Breaking in a new motor- how do you keep the speed low?

Discussion in 'General Questions' started by B.K. Hosken, Aug 17, 2008.

  1. B.K. Hosken

    B.K. Hosken Member

    I have only had my Dax 70cc for a week, but as instructed, I have kept the speed mostly under 2/3 throttle or so. My question is, how do you DO that!? I find my hand twisting the throttle more and more....I NEED to go faster...18-20mph at 2/3 throttle is KILLING me!! How do you others handle this?! I've only gone about 15 miles, and I really don't see how I can stand another 100 miles of this without freaking out.

    Also, this little engine seems to be underpowered. Does it get more power as you break it in? I don't think this thing will go more than 24-26mph and it's mounted on a skinny-tire 27" bike. I weigh 220, is that what's limiting my speed?
    Last edited: Aug 17, 2008

  2. stude13

    stude13 Active Member

    hi bk; you are doing right. go all out every so often. it will get faster. check all fateners and chain. just do that 15mi. run six more times.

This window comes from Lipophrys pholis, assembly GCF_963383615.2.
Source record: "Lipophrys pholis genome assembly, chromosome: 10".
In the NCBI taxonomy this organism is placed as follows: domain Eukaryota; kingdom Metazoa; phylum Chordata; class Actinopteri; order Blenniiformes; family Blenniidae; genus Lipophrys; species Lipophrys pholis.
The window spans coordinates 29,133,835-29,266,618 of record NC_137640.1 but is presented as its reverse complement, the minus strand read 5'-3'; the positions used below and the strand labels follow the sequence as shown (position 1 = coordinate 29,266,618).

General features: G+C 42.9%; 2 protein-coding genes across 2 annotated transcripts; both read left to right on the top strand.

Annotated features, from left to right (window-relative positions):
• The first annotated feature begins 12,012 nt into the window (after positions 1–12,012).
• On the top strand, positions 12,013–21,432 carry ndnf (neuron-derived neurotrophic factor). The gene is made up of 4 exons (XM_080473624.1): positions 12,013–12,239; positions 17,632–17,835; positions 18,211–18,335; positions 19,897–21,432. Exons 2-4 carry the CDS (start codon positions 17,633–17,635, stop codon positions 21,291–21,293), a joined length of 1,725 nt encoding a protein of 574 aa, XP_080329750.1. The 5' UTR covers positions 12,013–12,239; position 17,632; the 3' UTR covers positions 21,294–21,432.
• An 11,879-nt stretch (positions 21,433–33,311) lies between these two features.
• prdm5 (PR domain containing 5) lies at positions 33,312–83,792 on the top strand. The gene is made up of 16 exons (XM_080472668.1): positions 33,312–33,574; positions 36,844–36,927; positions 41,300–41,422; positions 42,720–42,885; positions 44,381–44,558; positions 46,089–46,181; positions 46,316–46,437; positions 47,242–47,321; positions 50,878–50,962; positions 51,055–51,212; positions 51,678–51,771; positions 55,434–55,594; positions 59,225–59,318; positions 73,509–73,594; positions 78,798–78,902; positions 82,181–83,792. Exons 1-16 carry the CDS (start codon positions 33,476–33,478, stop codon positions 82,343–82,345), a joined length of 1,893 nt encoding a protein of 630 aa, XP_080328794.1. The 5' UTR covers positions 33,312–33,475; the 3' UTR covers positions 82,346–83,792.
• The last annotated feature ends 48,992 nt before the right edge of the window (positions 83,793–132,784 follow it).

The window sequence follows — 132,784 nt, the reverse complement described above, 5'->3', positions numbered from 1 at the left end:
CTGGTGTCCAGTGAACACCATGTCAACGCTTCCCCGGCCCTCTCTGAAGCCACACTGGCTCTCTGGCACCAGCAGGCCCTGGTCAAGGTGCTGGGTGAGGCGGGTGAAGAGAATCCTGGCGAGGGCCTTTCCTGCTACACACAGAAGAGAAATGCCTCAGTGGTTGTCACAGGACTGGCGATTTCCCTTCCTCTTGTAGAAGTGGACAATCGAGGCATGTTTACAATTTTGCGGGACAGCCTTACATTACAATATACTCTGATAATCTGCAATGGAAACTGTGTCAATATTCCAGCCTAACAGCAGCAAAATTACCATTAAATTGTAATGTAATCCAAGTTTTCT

3. JemmaUK

    JemmaUK Guest

    As stude says - to run in a motor properly you need to run it in by varying the speeds slowly running up the time you use the engine at high or full power.

    The trick is to run in the motor at all speeds since they move differently at all speeds and the wear is therefore different at different speeds.

    You will get more speed as it runs in - its also possible to get different sprokets for better speed - however - more speed equals less torque so you really need to know what sort of roads and routes you'll be using and fit the according sprocket..

    good luck with the bike

    Jemma xx
  4. Skyliner70cc

    Skyliner70cc Active Member

    Just ride the darn thing. Odds are your happy time won't last 3,000 miles anyway.
  5. B.K. Hosken

    B.K. Hosken Member

    Well, I would be happy with 3-4K miles. If I have to replace it I will buy a Robin-Subaru or Honda in a higher quality kit. I just wanted to try one, and see if I use it enough to justify having it.
  6. Pablo

    Pablo Motored Bikes Sponsor

    There is more than one school of thought for ICE break-in.

    Babied too much at constant speed and you glaze the cylinders....and the risk at full throttle is? Hanging on ports? Seizure world?